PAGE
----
Many Federal Agencies See Drop in Number of Cases Prosecuted Since Pandemic

Chicago and many other metropolitan areas around the United States are expected to see a sharp decline in the number of federal prosecutions that are tied to various federal law enforcement agencies. For the current fiscal year, Chicago is expected to see a 37% decline in prosecutions of cases from the Bureau of Alcohol, Tobacco, Firearms and Explosives(“ATF”), a 45% decline of cases from the Drug Enforcement Administration(“DEA”), and an 8% decline in cases from the Federal Bureau of Investigations (“FBI”), according to Syracuse University’s Transactional Records Access Clearinghouse which tracks federal courts. This is despite an overall increase in the annual number of arrests by the Chicago Police Department since the start of the pandemic. “We do know that the COVID-19 pandemic and the resulting partial shutdown of the federal government beginning in March 2020 disrupted federal investigations and prosecution activity, significantly impacting enforcement activities by the Drug Enforcement Administration,” the tracking program said in May in a report focusing on the DEA. This follows a larger trajectory which found that there were around 300 new federal prosecutions per year in Chicago in the mid-2000s brought through DEA investigations, compared to around 100 new cases in the 2023 fiscal year. What effect the decline in prosecution has on larger criminal trends remains to be seen.

Decline in Number of Corporate Prosecutions by Federal Government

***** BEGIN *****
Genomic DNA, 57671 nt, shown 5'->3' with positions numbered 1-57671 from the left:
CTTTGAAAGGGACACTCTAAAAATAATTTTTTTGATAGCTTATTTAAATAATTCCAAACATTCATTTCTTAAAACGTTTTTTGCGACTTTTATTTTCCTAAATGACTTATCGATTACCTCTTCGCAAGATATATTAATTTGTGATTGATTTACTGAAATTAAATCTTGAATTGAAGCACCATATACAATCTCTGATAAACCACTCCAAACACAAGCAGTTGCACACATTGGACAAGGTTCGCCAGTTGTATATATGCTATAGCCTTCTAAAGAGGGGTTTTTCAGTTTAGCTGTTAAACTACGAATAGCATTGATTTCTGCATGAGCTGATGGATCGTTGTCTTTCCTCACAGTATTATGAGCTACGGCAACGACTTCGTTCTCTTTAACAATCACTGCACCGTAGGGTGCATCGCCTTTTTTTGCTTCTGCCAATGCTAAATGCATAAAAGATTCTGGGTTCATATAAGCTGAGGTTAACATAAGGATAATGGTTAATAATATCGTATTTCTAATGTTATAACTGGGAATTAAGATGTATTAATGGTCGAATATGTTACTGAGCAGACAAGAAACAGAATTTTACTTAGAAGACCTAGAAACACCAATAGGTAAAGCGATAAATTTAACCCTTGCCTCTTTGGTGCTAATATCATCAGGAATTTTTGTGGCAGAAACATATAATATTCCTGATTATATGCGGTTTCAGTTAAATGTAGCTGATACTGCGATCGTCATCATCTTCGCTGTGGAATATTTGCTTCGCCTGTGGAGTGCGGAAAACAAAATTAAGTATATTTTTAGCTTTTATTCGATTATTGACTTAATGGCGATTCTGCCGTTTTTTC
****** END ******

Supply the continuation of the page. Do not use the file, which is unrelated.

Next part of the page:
Despite recent attempts by the Department of Justice to reign in corporate fraud through new programs which we have recently covered, the number of cases brought by the Department of Justice against corporations has generally declined since 2000 across the United States. In 2000, the Justice Department prosecuted 304 corporations for various crimes, compared to just 110 criminal cases in 2022. “The Biden Justice Department’s light-touch approach to enforcement encourages corporate scofflaws to push the limits of what’s legally allowed to maximize their profits – risking our health and safety, our environment, our finances, and our communities,” said Rick Claypool, author of the report noting the steady decline in prosecutions. However, it is possible that the numbers could rise in the near future with new programs announced that incentivizes whistleblowing and will theoretically make it easier for people to come forward, perhaps renewing efforts. “I have […] seen the Justice Department’s interest in prosecuting corporate crime wax and wane over time. Today, it is waxing again” Attorney General Merrick Garland said in a speech in 2022. It remains to be seen if the numbers bear that out, but court observers and corporations will continually pay close attention to the types of criminal cases brought by the federal government today in the future.